Jewish Journal

Hillcrest Honors ProS; Ancient Digs; Feinstein’s Fanfare

by Norma Zager

Posted on Apr. 19, 2007 at 8:00 pm

Pictured from left: Michael Hirschfeld, president, JCPSC; Carol Levy, event chair; Mike Greenfield; Richard Ziman; Terri Smooke; and Marvin Schotland, CEO and president of the Jewish Community Foundation, who served as the panel moderator

Pictured from left: Michael Hirschfeld, president, JCPSC; Carol Levy, event chair; Mike Greenfield; Richard Ziman; Terri Smooke; and Marvin Schotland, CEO and president of the Jewish Community Foundation, who served as the panel moderator

Hillcrest Honors ProS

Jewish Communal Professionals of Southern California (JCPSC) recently met at Hillcrest Country Club to discuss their upcoming June 5 Annual Awards Banquet. The event will honor professionals in numerous categories for outstanding achievements.

More than 50 professionals from Los Angeles Jewish community organizations participated in the evening's activities, including JCPSC's discussion "Straight Talk -- A Donor's Perspective."

For more information, contact JCPSC at JCPSCLA@Yahoo.com .

Ancient Digs

It was an exciting hour recently when a group of local residents were treated to a presentation by Doron Spielman, head of the Ir David Foundation, creators of the City of David project. Spielman, a young Israeli originally from the United States and a captain in the Israel Defense Forces reserves, has devoted his energy to pursuing the archeological legacy located in the City of David.

The effort first began 130 years ago as an attempt to reveal the secrets of King David's city and contains the first Temple, administrative center and royal archives.

Among the relics uncovered have been the royal seal and recent discoveries about the Warren Shaft System that furnished the city with water. Because of this new information and the discovery of the wells, intriguing questions have arisen about how Joab ben Zuriah may have used the underground water system in King David's capture of the city 3,000 years ago.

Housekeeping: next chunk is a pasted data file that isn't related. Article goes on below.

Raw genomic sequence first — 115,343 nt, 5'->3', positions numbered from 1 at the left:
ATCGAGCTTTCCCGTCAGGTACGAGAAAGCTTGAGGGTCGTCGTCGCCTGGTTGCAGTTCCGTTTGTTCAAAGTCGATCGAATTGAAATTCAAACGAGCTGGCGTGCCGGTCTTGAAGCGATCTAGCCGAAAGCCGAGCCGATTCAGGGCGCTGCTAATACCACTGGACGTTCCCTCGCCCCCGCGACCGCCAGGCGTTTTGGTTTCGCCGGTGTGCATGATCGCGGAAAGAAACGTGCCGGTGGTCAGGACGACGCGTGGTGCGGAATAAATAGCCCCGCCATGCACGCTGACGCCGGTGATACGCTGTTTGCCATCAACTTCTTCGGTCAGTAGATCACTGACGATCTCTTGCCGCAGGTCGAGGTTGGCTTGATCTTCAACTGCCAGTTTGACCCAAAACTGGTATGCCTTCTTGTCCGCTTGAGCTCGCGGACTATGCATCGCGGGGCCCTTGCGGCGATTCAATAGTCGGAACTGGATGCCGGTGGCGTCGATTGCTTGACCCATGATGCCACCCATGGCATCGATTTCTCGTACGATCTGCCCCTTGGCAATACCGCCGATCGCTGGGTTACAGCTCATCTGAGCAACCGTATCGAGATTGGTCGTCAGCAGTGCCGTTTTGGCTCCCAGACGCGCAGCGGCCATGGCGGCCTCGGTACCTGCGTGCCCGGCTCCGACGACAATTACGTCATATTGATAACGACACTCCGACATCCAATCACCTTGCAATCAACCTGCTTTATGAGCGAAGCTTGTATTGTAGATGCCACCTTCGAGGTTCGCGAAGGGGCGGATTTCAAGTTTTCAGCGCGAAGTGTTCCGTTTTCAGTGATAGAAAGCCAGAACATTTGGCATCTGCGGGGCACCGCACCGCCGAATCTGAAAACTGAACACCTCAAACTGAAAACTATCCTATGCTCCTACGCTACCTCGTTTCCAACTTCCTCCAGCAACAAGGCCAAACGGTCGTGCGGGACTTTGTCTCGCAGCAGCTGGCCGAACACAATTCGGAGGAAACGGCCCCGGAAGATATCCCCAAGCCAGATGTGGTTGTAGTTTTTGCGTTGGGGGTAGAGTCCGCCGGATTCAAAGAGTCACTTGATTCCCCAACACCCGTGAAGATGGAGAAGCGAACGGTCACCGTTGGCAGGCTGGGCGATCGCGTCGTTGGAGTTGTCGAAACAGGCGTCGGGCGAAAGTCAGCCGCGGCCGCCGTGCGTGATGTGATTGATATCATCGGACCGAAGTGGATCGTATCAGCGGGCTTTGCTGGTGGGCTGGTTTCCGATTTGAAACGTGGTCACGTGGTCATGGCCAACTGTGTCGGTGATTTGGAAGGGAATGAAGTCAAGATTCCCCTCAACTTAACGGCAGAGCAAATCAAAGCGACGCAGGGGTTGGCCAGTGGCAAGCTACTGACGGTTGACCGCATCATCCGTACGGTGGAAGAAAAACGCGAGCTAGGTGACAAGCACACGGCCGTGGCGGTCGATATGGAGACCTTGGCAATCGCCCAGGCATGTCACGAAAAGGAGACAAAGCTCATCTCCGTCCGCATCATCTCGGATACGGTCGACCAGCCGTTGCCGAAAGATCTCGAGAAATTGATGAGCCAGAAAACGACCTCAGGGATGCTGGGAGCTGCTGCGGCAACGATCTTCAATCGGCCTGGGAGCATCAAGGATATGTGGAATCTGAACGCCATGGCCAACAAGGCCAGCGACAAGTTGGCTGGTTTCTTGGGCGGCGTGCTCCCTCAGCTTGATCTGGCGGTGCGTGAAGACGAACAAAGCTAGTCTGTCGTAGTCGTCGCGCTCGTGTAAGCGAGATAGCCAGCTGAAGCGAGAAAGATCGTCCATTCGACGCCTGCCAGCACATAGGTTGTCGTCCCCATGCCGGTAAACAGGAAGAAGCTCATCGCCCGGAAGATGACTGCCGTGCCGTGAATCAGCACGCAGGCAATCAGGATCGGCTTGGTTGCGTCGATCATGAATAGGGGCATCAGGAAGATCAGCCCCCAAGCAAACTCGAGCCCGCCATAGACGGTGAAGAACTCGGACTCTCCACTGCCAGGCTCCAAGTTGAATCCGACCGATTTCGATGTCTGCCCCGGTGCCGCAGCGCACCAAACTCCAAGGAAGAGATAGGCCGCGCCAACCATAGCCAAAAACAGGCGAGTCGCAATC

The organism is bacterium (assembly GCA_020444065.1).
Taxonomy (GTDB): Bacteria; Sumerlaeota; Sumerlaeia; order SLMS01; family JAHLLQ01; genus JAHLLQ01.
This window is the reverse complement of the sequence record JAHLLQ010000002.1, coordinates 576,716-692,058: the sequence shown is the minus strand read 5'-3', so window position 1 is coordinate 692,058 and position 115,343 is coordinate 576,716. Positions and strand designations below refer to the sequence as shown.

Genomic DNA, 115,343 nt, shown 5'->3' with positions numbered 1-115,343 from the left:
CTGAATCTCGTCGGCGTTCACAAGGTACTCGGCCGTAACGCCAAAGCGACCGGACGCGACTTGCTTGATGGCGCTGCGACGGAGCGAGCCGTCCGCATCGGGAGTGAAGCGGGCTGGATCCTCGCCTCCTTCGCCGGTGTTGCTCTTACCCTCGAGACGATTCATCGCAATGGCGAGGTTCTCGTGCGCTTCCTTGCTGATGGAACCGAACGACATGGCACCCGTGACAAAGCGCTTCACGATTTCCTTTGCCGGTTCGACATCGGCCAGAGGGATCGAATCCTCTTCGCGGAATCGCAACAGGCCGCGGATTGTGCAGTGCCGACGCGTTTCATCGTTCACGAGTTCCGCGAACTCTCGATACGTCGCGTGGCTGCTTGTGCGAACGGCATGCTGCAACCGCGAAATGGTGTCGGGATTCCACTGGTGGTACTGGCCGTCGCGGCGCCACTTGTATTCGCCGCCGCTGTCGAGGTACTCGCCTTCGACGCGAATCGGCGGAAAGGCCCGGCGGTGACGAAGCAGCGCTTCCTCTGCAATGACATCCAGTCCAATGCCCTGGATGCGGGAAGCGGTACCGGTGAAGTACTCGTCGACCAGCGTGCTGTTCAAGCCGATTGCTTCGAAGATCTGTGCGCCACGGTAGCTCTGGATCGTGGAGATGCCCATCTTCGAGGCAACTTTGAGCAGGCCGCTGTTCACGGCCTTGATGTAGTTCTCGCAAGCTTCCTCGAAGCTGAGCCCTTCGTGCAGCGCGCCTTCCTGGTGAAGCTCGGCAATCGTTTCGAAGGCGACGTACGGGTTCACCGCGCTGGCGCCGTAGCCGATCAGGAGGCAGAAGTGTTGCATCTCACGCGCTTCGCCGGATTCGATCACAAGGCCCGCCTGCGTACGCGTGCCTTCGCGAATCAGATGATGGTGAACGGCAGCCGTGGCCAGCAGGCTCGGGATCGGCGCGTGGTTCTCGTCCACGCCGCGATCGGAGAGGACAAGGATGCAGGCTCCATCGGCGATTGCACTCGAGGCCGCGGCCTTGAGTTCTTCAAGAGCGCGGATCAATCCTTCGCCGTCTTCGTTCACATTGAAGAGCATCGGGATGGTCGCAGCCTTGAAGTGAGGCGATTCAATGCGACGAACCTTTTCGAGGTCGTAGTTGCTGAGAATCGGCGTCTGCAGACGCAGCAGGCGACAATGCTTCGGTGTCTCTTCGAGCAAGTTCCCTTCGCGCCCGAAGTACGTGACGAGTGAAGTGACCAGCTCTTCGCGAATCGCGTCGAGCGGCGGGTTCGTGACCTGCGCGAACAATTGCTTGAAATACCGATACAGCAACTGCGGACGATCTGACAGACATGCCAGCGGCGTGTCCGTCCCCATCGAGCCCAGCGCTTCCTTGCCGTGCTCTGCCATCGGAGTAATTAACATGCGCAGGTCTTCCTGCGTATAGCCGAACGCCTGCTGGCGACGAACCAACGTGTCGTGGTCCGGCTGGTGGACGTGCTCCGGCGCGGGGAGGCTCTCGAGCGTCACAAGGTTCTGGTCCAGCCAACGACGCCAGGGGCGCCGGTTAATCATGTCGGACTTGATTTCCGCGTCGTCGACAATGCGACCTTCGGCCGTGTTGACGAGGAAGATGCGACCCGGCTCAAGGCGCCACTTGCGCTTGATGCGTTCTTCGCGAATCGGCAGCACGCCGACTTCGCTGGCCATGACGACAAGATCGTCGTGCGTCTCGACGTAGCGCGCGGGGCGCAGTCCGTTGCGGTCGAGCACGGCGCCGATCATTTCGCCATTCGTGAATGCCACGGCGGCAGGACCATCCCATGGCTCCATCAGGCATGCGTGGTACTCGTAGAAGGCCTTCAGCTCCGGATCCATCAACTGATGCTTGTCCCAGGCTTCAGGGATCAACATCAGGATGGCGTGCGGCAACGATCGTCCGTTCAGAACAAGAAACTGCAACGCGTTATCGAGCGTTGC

Also uncovered were Hezekiah's tunnel and the Gihon Spring, a still-flowing spring.

Spielman says the initial efforts of the foundation included redeeming the land bought by Baron Edmund de Rothchild in the early 1900s.

The foundation's work has helped create a thriving Jewish community with a synagogue, nursery and archeological area. A business center has been built on a site where many believe King David's palace once stood.

The project is designed to strengthen the connection between today's Israeli youth and their heritage.

"It helps our young soldiers understand what they are fighting for," said Spielman, who during the event passed around a 2,000 year-old coin discovered in the ruins that depicts a lulav and etrog.

It was an emotional experience for everyone, holding something our ancestors had created when trying to exist surrounded, and ultimately killed, by their enemies.

The ancient sites Doran displayed painted a moving portrait of the Jewish people's will to survive even under siege from the Romans. They were forced to hide in caverns a mere 3 feet high to escape murder by Roman soldiers.